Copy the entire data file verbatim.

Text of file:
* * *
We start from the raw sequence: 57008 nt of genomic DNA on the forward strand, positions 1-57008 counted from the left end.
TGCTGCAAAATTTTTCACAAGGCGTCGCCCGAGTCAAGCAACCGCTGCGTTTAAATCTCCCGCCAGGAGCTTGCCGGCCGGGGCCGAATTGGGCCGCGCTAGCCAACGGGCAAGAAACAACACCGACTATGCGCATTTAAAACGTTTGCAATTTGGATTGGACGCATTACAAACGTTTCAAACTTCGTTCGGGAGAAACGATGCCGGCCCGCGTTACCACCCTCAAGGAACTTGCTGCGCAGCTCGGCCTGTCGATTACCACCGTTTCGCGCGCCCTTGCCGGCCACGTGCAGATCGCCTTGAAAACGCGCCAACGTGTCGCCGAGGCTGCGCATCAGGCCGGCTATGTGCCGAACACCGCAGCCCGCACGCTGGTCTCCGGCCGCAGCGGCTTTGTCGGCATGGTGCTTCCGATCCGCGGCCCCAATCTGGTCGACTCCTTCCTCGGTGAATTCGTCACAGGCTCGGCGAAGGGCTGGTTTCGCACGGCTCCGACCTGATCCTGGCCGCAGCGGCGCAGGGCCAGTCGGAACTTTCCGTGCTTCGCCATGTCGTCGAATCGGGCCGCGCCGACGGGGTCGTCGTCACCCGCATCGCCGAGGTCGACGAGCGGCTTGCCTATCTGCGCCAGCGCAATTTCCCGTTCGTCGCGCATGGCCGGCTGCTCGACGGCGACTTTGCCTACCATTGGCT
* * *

We start from the raw sequence: 57008 nt of genomic DNA on the forward strand, positions 1-57008 counted from the left end.
TGCTGCAAAATTTTTCACAAGGCGTCGCCCGAGTCAAGCAACCGCTGCGTTTAAATCTCCCGCCAGGAGCTTGCCGGCCGGGGCCGAATTGGGCCGCGCTAGCCAACGGGCAAGAAACAACACCGACTATGCGCATTTAAAACGTTTGCAATTTGGATTGGACGCATTACAAACGTTTCAAACTTCGTTCGGGAGAAACGATGCCGGCCCGCGTTACCACCCTCAAGGAACTTGCTGCGCAGCTCGGCCTGTCGATTACCACCGTTTCGCGCGCCCTTGCCGGCCACGTGCAGATCGCCTTGAAAACGCGCCAACGTGTCGCCGAGGCTGCGCATCAGGCCGGCTATGTGCCGAACACCGCAGCCCGCACGCTGGTCTCCGGCCGCAGCGGCTTTGTCGGCATGGTGCTTCCGATCCGCGGCCCCAATCTGGTCGACTCCTTCCTCGGTGAATTCGTCACAGGCTCGGCGAAGGGCTGGTTTCGCACGGCTCCGACCTGATCCTGGCCGCAGCGGCGCAGGGCCAGTCGGAACTTTCCGTGCTTCGCCATGTCGTCGAATCGGGCCGCGCCGACGGGGTCGTCGTCACCCGCATCGCCGAGGTCGACGAGCGGCTTGCCTATCTGCGCCAGCGCAATTTCCCGTTCGTCGCGCATGGCCGGCTGCTCGACGGCGACTTTGCCTACCATTGGCT